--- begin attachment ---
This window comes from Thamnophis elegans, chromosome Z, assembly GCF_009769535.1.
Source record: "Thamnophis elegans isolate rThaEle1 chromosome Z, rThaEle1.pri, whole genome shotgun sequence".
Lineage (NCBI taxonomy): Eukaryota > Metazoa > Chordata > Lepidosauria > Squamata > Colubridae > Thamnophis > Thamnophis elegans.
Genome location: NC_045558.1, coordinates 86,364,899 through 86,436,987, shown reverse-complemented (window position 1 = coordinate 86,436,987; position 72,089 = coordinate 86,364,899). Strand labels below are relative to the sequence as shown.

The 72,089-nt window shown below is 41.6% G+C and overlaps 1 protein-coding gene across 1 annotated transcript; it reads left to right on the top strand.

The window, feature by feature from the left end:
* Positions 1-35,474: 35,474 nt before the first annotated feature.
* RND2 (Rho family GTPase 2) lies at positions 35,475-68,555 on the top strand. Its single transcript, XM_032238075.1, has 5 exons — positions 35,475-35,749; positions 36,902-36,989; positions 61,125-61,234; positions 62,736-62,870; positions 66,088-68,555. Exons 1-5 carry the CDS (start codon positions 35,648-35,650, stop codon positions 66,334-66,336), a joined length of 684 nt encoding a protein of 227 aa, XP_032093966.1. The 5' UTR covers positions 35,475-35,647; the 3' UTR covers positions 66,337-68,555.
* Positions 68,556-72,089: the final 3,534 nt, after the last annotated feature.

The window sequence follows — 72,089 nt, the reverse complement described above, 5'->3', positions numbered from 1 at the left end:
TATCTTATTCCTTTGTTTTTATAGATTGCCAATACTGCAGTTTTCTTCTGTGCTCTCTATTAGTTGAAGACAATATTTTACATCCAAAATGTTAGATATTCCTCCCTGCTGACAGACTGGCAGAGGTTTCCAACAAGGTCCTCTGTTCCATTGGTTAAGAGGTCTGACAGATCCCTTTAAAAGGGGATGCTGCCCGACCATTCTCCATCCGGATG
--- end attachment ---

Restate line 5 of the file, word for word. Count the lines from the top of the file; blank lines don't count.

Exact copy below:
The 72,089-nt window shown below is 41.6% G+C and overlaps 1 protein-coding gene across 1 annotated transcript; it reads left to right on the top strand.